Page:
Rhodesian Ridgeback – from lion hunter to sports buddy
In the past it defended its owners' houses, today the Rhodesian Ridgeback is a popular breed of dog with an athletic stature and excellent character. This imposing dog with a crest on its back is versatile in use – as a tracker, rescue dog or sentry as well as a loyal family and companion dog.
Newsletter Rhodesian Ridgeback
- BreedRhodesian Ridgeback
- OriginSouth Africa (Zimbabwe, formally Rhodesia)
- ClassificationHounds, bloodhounds and related breeds
- SizeMales 63 to 69 cm at shoulder height – females 61 to 66 cm at shoulder height
- WeightMales approx. 36.5 kilograms – females approx. 32 kilograms (according to the breed standard, though most dogs are significantly larger and heavier; males of 50 kg are not uncommon)
- Physiqueround and clear, should harmonise with the fur colour
- Eyeshigh base, medium-sized and close-lying
- Earslarge, high set floppy ears
- Coat and colourshort-haired, light or reddish wheat-coloured, sometimes with a dark “mask”, small white markings are permitted
- Special featuresStrip of fur against the direction of growth along the back (“ridge”)
- Naturefriendly, intelligent, spirited, pronounced hunting instinct, reserved around strangers
- Caredaily brushing with rubber brush, sheds all year
- Healthsometimes problems with the thyroid, such as hypothyroidism, congenital epilepsy, knee dysplasia, hip dysplasia, congenital illness DS (Dermoid Sinus)
Cradle in Africa
The Rhodesian Ridgeback originates in the wilderness of South Africa and Zimbabwe. Its ancestors were the wild dogs there, which were crossed with English hunting dogs. The result: an impressive, muscular dog that was first used to guard farms and for hunting big game and lions. The Rhodesian Ridgeback is characterised by courage and confidence, coupled with friendly intelligence. The first breeding animals were brought to Germany in 1973. Far from their homeland, these special dogs now enjoy a large number of fans. The Rhodesian Ridgeback is the only internationally recognised breed from South Africa, first officially recognised in 1926.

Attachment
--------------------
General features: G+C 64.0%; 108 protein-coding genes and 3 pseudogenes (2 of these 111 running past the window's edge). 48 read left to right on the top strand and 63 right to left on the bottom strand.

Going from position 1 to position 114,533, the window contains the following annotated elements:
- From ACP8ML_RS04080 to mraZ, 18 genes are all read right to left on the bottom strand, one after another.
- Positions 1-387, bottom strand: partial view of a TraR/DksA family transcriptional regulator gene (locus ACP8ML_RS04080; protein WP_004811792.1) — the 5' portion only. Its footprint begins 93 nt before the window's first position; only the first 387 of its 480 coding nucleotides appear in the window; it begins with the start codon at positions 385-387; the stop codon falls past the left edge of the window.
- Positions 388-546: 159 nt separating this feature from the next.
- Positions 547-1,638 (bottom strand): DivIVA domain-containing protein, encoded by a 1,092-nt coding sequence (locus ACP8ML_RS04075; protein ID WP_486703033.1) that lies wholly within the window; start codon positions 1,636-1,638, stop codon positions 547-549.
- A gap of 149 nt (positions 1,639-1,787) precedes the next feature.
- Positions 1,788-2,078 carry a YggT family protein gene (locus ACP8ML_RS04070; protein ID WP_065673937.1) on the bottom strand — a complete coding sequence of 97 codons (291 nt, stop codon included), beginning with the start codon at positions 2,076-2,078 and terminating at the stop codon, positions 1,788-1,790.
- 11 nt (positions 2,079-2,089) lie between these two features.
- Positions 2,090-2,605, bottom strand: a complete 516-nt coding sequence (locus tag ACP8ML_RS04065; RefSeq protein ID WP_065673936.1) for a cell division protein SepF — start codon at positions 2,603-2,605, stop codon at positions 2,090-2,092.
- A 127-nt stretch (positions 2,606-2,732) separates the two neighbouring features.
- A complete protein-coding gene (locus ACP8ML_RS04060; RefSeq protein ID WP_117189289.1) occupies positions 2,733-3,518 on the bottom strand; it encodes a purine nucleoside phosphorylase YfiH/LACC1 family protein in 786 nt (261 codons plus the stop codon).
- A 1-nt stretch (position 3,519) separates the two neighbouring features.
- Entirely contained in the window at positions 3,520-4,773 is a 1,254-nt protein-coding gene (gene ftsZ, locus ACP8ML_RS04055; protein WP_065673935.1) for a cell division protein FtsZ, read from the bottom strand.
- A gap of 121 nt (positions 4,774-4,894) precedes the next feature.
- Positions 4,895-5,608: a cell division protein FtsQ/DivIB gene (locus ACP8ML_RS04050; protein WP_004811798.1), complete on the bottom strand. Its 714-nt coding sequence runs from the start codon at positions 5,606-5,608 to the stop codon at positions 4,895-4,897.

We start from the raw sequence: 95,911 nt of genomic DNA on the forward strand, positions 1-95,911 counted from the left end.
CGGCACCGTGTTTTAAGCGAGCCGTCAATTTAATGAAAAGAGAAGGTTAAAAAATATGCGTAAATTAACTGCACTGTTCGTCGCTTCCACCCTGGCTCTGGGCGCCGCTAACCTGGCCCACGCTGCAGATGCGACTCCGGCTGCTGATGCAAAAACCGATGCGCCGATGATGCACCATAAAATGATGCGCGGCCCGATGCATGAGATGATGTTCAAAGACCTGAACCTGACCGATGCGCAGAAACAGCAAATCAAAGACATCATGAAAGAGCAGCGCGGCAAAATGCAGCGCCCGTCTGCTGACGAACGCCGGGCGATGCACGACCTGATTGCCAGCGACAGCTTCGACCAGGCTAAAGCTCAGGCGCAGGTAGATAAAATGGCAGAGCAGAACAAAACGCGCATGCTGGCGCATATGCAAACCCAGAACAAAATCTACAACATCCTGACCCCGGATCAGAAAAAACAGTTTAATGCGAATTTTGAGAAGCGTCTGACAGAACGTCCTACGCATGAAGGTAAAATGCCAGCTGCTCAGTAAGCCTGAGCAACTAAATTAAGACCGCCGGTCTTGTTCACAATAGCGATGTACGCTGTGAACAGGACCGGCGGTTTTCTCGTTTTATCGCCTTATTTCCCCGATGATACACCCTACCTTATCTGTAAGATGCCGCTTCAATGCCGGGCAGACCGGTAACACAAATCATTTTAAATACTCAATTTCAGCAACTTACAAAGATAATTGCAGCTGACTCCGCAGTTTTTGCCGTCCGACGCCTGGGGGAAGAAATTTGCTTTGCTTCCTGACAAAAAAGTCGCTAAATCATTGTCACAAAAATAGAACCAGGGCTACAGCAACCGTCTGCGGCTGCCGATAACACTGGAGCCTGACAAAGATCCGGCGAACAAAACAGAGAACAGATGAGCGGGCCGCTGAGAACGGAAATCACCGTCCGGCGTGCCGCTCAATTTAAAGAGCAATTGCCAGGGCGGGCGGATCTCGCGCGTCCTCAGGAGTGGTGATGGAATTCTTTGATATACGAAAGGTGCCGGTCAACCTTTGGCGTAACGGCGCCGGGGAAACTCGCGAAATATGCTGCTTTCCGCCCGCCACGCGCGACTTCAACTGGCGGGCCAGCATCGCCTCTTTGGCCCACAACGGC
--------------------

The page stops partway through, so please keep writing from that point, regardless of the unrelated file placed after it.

The character of the Rhodesian Ridgeback
Dignified and intelligent – that’s the short definition of the Rhodesian Ridgeback. Independent decision-making and problem-solving were essential for this hunting dog when hunting lions. The Rhodesian Ridgeback therefore has a mind of its own and is very willful.
However, once it has accepted its owner as the leader, it can be trained well using positive reinforcement. Once the relationship between you and your dog has been solidified, it will prove trustworthy and loyal. The Rhodesian Ridgeback benefits from its ancestors’ ability to learn quickly – it is able to correctly assess new situations and instinctively react appropriately.
Training and husbandry of the Rhodesian Ridgeback
The Rhodesian Ridgeback is not a dog for beginners. If you choose this breed, you should have experience in keeping dogs and a confident bearing. You also can’t forget about the pronounced hunting drive particular to the Rhodesian Ridgeback. In order to manage this, the dog needs appropriate outlets and consistent training. In the case of doubt, it is worth getting advice from an experienced dog trainer. The Rhodesian Ridgeback is only fully grown after around three years.
If you offer sufficient variety and activities, then you will have a relaxed and well-balanced dog at your side. As a horseback rider or cyclist, you will find this dog a companion with loads of stamina. Sports which require stamina and speed are also well-loved. The Rhodesian Ridgeback is absolutely not suitable for keeping in a kennel – as well as integration into the family, a garden should ideally be available. Given the large size of the dog, any house should also not be too small. Caution is also called for if there are small children in the house. The size and power of the dog alone present a hazard, even during peaceful playtime. Do not leave your child unattended around this robust and powerful animal.
Care tips for the Rhodesian Ridgeback
The short fur of the Rhodesian Ridgeback is very easy to care for; the animals shed, however, all year round, making it a good idea to brush out the loose fur. Because the dog has very little undercoat, it must also not get too cold in the winter and must stay in motion at all times when out of doors. Clean the ears occasionally with a damp cloth and offer chewy bones regularly for dental care.